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Steven Kaplan

emperor of Ethiopia (1314–1344), whose regnal name was Gebre Meskel (“Servant of the Cross”), was one of the outstanding rulers of the early Solomonic period (1270–1527) in Ethiopia. While his grandfather, Yekunno Amlak (r. 1270–1284), is credited with establishing a new dynasty, Amda Seyon (“Pillar of Zion”) can be said to have established the medieval Ethiopian state.

Amda Seyon is generally believed to have succeeded his father, Wedem Re’ad, as emperor in 1314. The first years of his reign were devoted to wars against Muslim populations in the southwest of Ethiopia. Around 1320 he turned his attention to the northern parts of Ethiopia particularly to Tigray province in the north and the areas around the ancient capital of Aksum where his dynasty s claim to be the legitimate successors to the Solomonic kings of Aksum had not been accepted Amda Seyon s victories ...

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Kaléb  

Tsegay Berhe Gebrelibanos

Ethiopian emperor (r. 518–535), was the son and successor of the Aksumite king Taezena (r. 486–493) and the first Ethiopian emperor to assume a biblical name. His early history remains obscure. However, some Ethiopian sources (epigraphy, coins, and hagiographies) and foreign sources give insights into his overall challenges and achievements. They all agree that he was an enlightened, inquisitive, and wise leader, a protector of scientific and religious knowledge. Both hagiographic and Byzantine sources referred to Kaléb by another name, “Ella Asbeha,” in his capacity as king of Aksum, Noba, Raydan, Sabba, the Arabites, and Yemenites. The list of tributary countries suggests that Kaléb ruled a much more extensive empire than his predecessors had ever done. Some of these places were situated within the Red Sea region within the present-day states of the Sudan, Eritrea, and Yemen.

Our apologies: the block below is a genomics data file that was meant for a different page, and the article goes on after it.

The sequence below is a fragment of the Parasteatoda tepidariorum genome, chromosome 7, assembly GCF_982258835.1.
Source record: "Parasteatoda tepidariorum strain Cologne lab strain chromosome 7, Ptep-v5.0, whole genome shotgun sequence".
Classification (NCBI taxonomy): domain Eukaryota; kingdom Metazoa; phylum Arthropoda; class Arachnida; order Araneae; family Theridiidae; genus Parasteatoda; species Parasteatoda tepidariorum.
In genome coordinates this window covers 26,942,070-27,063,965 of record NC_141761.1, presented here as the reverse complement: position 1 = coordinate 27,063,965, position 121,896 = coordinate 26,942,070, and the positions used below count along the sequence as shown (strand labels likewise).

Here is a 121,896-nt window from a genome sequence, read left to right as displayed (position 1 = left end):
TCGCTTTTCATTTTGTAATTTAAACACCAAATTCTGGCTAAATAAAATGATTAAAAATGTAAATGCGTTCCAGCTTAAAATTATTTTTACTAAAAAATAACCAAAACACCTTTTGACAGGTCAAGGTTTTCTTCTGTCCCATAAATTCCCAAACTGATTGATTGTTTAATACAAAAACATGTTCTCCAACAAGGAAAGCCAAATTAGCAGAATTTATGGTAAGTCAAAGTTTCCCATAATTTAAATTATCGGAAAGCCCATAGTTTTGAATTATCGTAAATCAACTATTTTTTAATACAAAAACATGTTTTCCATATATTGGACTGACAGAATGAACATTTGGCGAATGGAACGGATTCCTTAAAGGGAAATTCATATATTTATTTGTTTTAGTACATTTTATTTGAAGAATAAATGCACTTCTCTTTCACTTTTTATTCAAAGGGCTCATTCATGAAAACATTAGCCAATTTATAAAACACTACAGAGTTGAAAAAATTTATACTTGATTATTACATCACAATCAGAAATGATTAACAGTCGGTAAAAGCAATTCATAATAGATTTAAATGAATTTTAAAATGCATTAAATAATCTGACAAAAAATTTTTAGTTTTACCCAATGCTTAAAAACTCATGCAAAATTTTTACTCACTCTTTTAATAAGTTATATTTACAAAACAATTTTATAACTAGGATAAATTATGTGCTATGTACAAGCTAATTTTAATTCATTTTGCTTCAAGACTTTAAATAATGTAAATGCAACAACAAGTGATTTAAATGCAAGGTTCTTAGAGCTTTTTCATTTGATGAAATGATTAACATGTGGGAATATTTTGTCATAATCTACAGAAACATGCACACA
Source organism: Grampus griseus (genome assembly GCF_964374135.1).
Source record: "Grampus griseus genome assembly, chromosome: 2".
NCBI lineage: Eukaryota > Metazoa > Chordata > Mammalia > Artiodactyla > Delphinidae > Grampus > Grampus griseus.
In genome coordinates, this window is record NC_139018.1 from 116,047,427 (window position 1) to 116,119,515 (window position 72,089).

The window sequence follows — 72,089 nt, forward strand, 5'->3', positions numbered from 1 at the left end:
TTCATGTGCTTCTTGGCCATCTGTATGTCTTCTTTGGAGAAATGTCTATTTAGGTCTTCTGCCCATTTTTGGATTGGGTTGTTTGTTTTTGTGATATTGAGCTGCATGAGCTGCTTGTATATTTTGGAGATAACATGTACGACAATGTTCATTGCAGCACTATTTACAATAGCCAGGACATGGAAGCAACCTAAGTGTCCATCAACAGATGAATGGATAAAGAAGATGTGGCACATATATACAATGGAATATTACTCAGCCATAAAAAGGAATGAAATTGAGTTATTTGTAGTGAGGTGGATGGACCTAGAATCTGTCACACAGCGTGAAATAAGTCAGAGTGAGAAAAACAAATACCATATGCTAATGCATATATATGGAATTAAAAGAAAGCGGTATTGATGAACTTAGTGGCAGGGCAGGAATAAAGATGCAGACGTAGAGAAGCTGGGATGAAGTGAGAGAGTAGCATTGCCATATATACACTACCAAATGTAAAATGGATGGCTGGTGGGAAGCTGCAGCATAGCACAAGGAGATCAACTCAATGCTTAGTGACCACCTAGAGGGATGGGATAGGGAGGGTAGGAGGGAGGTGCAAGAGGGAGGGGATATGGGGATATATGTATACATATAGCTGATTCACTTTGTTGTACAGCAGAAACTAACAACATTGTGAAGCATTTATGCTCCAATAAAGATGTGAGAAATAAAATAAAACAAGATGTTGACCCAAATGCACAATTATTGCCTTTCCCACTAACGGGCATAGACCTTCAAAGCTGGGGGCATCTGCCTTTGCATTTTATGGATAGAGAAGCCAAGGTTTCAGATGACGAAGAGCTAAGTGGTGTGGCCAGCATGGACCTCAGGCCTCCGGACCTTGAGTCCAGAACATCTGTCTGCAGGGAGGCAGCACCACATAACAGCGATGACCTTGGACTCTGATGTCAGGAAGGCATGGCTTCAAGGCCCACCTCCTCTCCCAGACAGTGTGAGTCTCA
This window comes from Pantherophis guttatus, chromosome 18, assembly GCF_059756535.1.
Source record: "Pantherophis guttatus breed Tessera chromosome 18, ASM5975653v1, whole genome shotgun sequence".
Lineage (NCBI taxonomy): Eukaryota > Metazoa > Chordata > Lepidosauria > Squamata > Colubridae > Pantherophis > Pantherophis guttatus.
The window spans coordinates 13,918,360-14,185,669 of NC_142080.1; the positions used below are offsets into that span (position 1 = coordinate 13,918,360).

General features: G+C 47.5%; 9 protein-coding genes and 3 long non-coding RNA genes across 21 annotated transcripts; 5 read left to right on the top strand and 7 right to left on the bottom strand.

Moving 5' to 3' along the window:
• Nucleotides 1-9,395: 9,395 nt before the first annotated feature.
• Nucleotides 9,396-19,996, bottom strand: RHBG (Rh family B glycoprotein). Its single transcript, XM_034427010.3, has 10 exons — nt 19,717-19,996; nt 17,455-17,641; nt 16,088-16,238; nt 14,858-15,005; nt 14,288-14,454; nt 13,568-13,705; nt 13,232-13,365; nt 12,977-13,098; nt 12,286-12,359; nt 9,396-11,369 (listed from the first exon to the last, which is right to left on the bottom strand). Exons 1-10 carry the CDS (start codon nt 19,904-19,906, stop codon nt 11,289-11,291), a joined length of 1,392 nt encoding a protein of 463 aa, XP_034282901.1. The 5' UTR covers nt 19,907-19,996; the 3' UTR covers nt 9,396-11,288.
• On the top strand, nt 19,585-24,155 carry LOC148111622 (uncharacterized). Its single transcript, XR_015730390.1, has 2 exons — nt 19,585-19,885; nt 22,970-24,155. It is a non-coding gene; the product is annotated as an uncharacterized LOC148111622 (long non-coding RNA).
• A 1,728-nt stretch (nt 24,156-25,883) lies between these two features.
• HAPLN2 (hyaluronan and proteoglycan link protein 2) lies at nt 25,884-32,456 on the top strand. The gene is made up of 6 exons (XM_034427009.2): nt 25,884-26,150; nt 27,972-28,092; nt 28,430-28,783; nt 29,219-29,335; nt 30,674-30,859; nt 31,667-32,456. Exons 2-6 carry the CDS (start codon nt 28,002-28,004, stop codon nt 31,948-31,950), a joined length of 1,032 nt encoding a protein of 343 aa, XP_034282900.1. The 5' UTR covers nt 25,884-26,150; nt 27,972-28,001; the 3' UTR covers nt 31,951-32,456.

Internally during the reign of Kaléb ancient Ethiopia reached new heights in many ...

Article

David C. Conrad

ninth emperor (mansa) of the West African kingdom of Mali and its monarch in its golden era (1312–1337), was a grandson of Sunjata Keita’s brother Manding Bori (also known as Abu Bakr; in local usage Bakari/Bogari is Bori); his mother was Kanku. There are no details available about Musa’s life prior to his famous pilgrimage to Mecca via Cairo in 1324 to 1325.

For information about Mansa Musa, we rely mainly on the Arabic sources. A North African merchant named al-Dukkali who spent several decades in Mali described Mansa Musa’s kingdom to the Syrian geographer al-ʿUmari, who resided in Cairo. Ibn Battuta visited Mali in 1352 and 1353, and the historian Ibn Khaldun (1332–1406) recorded oral historical traditions from Malian informants. An important West African source is Ta’rikh al-fattash (Chronicle of the Searcher) by the seventeenth- century Timbuktu historian Ibn al-Mukhtar (written c. 1665).

Al ...

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Neal W. Sobania

emperor of Ethiopia (r. 1434–1468). One of Ethiopia’s most formidable rulers, he was notable for his use of religion and military might to forge a fractious state and church into a coherent polity. Ethiopia, at the time of Zera Yaqob, consisted of the mountainous central highlands, surrounded by Muslim principalities in the lowlands to the east and traditionally ruled societies to the south and west. Although the highlands was a Christian land from the time of the conversion of Emperor Ezana at Aksum in the early fourth century, theological differences led to intractable variations in practice.

Zera Yaqob came to the throne as part of the restored “Solomonic” line—“restored” because after the fall of the Aksumite Empire, the medieval dynasty that followed, the Zagwe (overthrown in 1270 by Yekuno Amlak could not lay claim to the widely accepted belief that legitimate royal succession was through Menilek I the ...